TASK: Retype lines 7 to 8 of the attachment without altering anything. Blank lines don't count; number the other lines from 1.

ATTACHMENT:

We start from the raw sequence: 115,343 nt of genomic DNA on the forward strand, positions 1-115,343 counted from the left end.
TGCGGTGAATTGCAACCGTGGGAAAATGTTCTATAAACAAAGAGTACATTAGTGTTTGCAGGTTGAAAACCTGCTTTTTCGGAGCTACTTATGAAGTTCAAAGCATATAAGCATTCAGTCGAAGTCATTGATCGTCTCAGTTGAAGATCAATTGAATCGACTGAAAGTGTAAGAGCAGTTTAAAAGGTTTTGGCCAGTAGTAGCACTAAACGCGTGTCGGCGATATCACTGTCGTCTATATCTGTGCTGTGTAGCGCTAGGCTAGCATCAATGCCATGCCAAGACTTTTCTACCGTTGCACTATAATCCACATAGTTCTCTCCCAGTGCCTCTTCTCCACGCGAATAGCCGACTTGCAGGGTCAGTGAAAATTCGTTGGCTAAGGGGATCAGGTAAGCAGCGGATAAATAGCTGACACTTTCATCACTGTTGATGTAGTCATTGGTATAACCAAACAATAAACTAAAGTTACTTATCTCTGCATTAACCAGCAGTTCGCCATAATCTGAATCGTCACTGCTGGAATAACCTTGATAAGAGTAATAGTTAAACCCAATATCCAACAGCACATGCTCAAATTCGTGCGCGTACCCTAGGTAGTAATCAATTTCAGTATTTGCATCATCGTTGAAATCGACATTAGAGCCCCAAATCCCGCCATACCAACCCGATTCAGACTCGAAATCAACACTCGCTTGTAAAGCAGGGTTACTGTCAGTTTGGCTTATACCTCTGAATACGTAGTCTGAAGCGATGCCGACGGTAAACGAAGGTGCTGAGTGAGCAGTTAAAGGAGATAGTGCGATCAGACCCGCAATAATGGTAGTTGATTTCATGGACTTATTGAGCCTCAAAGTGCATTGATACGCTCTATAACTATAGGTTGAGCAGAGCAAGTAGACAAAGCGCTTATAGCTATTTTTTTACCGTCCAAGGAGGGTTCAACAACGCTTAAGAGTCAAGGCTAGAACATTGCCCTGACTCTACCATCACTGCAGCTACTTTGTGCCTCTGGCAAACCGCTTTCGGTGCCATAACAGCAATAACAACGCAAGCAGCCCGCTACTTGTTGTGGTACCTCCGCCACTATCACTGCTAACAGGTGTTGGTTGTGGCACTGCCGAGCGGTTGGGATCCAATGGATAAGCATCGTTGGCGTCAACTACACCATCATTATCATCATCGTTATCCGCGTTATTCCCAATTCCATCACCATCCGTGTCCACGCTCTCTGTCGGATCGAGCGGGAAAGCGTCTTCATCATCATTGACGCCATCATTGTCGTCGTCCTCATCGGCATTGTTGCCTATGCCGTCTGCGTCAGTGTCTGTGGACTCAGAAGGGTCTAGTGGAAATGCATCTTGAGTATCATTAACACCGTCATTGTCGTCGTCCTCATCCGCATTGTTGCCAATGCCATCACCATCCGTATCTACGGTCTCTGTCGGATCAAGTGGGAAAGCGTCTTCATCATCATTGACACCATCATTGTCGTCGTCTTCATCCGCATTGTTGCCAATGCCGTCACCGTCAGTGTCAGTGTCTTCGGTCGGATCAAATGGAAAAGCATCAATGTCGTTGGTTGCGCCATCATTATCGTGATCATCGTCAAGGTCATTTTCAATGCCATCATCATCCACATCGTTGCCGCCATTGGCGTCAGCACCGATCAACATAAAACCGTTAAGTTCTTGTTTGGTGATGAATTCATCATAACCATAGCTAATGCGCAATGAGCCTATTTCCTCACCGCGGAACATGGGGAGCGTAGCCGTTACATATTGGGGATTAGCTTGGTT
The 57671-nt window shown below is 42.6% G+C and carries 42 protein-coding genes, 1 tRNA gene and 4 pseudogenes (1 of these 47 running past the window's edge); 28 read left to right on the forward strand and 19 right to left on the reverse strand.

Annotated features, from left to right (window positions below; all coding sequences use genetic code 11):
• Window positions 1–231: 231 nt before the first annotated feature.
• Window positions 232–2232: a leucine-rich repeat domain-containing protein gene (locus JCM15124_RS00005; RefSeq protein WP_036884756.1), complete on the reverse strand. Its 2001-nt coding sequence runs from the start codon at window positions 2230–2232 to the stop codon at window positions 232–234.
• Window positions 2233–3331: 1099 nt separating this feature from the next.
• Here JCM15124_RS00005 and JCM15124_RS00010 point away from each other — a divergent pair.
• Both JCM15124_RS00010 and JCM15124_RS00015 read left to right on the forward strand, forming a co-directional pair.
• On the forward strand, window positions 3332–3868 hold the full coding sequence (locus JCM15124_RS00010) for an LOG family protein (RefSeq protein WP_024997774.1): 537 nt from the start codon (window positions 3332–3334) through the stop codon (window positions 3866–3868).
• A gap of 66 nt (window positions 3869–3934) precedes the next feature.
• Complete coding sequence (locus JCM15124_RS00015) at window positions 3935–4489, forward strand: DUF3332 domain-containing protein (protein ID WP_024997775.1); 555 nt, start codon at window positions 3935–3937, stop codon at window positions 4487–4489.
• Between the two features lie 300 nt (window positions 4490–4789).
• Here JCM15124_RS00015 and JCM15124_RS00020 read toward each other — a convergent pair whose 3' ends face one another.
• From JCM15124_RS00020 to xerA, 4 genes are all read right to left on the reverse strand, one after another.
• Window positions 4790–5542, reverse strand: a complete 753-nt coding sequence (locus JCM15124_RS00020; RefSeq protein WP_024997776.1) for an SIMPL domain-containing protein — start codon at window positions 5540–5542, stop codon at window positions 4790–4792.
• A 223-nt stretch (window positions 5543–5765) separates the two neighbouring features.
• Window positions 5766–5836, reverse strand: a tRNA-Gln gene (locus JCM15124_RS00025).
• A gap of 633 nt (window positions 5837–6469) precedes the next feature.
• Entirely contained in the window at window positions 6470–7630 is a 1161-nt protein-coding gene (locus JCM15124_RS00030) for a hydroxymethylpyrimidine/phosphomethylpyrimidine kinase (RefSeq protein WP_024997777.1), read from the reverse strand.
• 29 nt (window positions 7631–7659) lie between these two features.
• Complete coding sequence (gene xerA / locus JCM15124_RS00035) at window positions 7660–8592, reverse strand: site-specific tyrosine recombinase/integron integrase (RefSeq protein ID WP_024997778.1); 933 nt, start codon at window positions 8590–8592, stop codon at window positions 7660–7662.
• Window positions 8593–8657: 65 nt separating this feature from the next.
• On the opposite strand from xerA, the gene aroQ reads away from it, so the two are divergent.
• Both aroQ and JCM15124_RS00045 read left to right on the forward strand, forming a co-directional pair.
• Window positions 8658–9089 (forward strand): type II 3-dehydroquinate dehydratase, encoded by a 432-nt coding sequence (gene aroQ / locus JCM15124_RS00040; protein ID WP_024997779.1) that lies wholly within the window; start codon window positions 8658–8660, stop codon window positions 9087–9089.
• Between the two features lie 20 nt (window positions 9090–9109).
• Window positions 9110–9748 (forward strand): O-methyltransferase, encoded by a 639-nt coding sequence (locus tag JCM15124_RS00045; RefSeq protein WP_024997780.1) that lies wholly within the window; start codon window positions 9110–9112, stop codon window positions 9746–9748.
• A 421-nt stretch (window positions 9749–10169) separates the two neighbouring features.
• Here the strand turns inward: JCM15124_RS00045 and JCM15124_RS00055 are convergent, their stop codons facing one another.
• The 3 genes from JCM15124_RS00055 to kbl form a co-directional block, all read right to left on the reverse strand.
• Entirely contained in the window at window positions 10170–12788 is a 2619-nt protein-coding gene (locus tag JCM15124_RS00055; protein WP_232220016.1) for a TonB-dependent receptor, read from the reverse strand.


• Window positions 2233–3331: 1099 nt separating this feature from the next.
• Here JCM15124_RS00005 and JCM15124_RS00010 point away from each other — a divergent pair.